Johnny Maxwell is just a normal twelve-year old kid, or at least he tries to be. Things just seem to happen to him that don't happen to anyone else - aliens inside a computer game surrender to him and name him their Chosen One, for example (as told in the first book of this series). Compared to that adventure, seeing dead people almost seems rather prosaic. The Trying Times Johnny has been living in have advanced past his parents' shouting and Being Sensible About Things to Phase 3, which sees him now living with his grandfather. He often takes a short cut to school through a local cemetery, and it is there that he meets the Alderman, the long dead and buried Alderman. His friends Yo-less, Bigmac, and Wobbler can't see dead people the way Johnny suddenly can, but events soon convince them that Johnny isn't just fooling around with them. Johnny meets all of the dead people in the cemetery, all of whom are quite put out when they learn that their cemetery, a place which the rules of being dead say they cannot leave, has been sold by the city (for only five pence) to a corporation planning on building office buildings there. Since Johnny is the only human who can see them (and why Johnny can see them is rather a mystery, although the Alderman thinks it is because he is too lazy not to see them), the dead look to him to save their eternal resting place. Stopping a big corporation from doing something the city has granted them the legal right to do is no easy task, especially for a twelve-year-old boy and his friends, but Johnny is wonderfully resourceful.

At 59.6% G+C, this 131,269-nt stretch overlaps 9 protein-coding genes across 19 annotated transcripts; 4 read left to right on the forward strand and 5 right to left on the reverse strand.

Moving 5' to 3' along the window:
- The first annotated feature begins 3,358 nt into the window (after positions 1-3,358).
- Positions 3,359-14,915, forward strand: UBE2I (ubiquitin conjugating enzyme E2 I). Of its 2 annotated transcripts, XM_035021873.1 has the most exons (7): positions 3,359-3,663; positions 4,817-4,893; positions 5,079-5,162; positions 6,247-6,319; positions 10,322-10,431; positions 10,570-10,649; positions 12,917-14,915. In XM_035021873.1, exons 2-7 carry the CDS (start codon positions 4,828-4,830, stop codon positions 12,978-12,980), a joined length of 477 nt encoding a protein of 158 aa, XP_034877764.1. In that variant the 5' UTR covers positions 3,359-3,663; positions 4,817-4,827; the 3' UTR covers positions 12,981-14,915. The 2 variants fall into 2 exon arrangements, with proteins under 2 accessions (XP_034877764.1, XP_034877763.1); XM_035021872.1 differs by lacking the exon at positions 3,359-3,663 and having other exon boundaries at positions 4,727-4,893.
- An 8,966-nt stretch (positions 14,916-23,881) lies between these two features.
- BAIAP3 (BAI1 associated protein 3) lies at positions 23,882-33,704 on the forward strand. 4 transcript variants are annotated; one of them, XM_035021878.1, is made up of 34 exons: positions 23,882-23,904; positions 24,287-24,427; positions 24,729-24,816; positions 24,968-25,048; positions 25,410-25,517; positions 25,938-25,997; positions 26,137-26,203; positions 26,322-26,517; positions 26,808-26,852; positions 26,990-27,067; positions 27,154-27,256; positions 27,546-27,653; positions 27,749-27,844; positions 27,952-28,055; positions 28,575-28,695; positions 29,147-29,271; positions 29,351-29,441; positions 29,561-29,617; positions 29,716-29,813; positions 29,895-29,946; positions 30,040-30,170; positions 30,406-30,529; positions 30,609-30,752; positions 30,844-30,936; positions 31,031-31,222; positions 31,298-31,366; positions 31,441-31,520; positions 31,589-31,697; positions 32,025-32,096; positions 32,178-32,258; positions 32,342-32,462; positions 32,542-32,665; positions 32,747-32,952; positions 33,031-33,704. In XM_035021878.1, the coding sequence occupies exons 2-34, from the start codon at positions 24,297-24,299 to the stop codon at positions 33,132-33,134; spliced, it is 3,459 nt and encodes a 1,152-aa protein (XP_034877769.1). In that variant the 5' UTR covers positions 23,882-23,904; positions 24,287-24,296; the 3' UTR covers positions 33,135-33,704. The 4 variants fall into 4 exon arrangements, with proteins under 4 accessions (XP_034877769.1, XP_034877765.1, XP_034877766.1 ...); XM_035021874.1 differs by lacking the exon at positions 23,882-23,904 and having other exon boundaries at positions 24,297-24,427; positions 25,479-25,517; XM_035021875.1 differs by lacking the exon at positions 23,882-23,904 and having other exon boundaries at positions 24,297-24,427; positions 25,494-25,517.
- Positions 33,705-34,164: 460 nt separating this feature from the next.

The ending of this book didn't have much spark to it, but overall Johnny and the Dead is an even better read than the first Johnny Maxwell novel Only You Can Save Mankind.
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5 of 5 people found the following review helpful By EA Solinas HALL OF FAMETOP 500 REVIEWERVINE VOICE on April 10, 2007
Format: Paperback
Johnny and his band of quirky pals are back in "Johnny and the Dead," the second book of Terry Pratchett's "Johnny Maxwell" trilogy. Pratchett was surer this time around, endowing this hilarious sequel with quirkier dialogue and stories, and snappier writing.

Johnny Maxwell sees dead people. (Yes, like the little boy in "Sixth Sense.") For whatever reason, he sees the dead in their graveyard -- not really ghosts, but not alive either: a crabby former soldier, a distant relative of Einstein, a sprightly suffragette who died in a freak mishap, and a staunch Communist who STILL doesn't believe in life after death. All in all, they are a fairly harmless bunch.

But a massive, mercenary, progress-obsessed corporation has just bought the graveyard for fivepence, and it will soon be razed for new construction. The only people more dismayed than the living inhabitants of Blackbury are the dead ones. So as the dead break their bonds to "unlive," Johnny and his friends will try to save the graveyard from... a fate worse than death?

Yes, it's the sort of bizarre, slightly twisted plot that only Terry Pratchett could cook up, and then pull off. And yes, the same could be said of "Only You Can Save Mankind." But by the time he wrote this -- pre-Discworld -- Pratchett had obviously grown into his skills.

In particular, the Big Message in this book is more subtle -- that money and progress aren't worth anything if they destroy the past. Despite that heavy moral, the handling of it is light and entertatining, such as when the dead Communist calls up a radio talk show host and speaks frankly about being "vertically challenged.